At the same time, Swonk points out that home and auto sales are declining, suggesting they have peaked. A slowdown in such major purchases could weigh on growth in the coming months.

Dominating The Indian E- commerce, Jeff Bezos- Ambani Face off

Amazon.com and Walmart inc.’s  very plans to dominate the Indian online retail market have been abandoned by political priorities of Prime Minister Narendra Modi due to the fate of the elections.

The upcoming elections to be held in May has significantly increased the influence of local retailers for curbing  growth on the two US Giants. On cue, India this month rolled out constraints on foreign e-commerce players including Amazon and Walmart-owned Flipkart, which together control 70 percent of its online shopping. The tighter rules, aimed at protecting small traders, may end up benefiting the country’s richest man, Mukesh Ambani, who is building a home-grown competitor.

Modi’s Bharatiya Janata Party is still licking its wounds after being trounced in three key recent state polls and a year ago fighting an unexpectedly close contest in Gujarat — Modi’s home state. Among small businesses, which are a traditional support base, the government’s popularity has been eroded by 2016’s surprise cash ban and the subsequent chaotic roll out of a new sales tax.

The rules now bar Amazon and Flipkart Online Services Pvt. Ltd. from owning inventory, and require them to treat all vendors equally, throttling discounts and exclusives — a huge advantage to homegrown companies including Ambani’s new venture. His Reliance Industries Ltd., which owns India’s largest retail chain and third-biggest telecom network, has the potential to evolve into a local version of Amazon or Alibaba Group Holding Ltd., UBS AG said last month.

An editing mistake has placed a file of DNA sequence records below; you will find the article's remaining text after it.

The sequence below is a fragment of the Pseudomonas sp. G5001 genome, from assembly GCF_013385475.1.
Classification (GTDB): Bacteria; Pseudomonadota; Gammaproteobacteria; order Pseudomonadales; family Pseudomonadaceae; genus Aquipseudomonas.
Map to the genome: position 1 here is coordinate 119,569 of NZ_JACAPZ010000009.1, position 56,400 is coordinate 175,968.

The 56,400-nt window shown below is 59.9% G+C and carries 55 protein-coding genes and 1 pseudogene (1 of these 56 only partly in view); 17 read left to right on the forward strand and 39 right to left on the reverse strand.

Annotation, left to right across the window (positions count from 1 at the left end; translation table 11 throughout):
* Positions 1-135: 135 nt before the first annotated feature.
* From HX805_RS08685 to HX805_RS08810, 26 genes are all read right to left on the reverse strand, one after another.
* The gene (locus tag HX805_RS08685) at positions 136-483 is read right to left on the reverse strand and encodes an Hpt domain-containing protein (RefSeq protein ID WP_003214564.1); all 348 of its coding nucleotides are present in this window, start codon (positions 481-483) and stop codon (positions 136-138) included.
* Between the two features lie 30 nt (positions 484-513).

“Whether serendipitous or not, India’s tightened regulatory regime for online retailers is a huge win for Reliance with its new retail ambitions,” said Sanchit Vir Gogia, chief executive officer of consultancy Greyhound Research. “This could be a field leveler for them.”

Ambani wants his consumer offerings — covering telecom, fiber-to-home broadband, media and entertainment and retail — to contribute nearly as much to the conglomerate’s overall earnings as its bread-and-butter energy and petrochemicals businesses.

He’s fresh from disrupting the nation’s telecom sector, which he entered in 2016 with services so cheap that rivals have quit, merged or gone bankrupt, including a carrier controlled by his younger brother.

Unique Model

On the back of that success, he last year unveiled plans to create a model that combines Reliance’s consumer offerings into a “hybrid, online-to-offline new commerce platform.”

Analysts at UBS predict Reliance can gain market share in new-age retail given its starting point of 280 million telecom subscribers, a broadband offering, extensive content and a web of 10,000 stores nation-wide.

The company also wants to partner with India’s 12 million mom-and-pop shops to create distribution and delivery centers.

Reliance resembles Alibaba in its ability to offer bundled services in a fast-growing, fragmented market with low online penetration, according to UBS.

“In retail/e-commerce, despite competition from well-funded global companies, Reliance’s wide footprint of physical stores along with its omni-channel focus, subscriber reach and regulations governing foreign e-commerce entities,” could help it gain market share, analysts including Mumbai-based Amit Rustagi wrote in a Jan. 24 report.

Representatives for Reliance, Walmart, Amazon and India’s commerce ministry didn’t respond to requests for comment.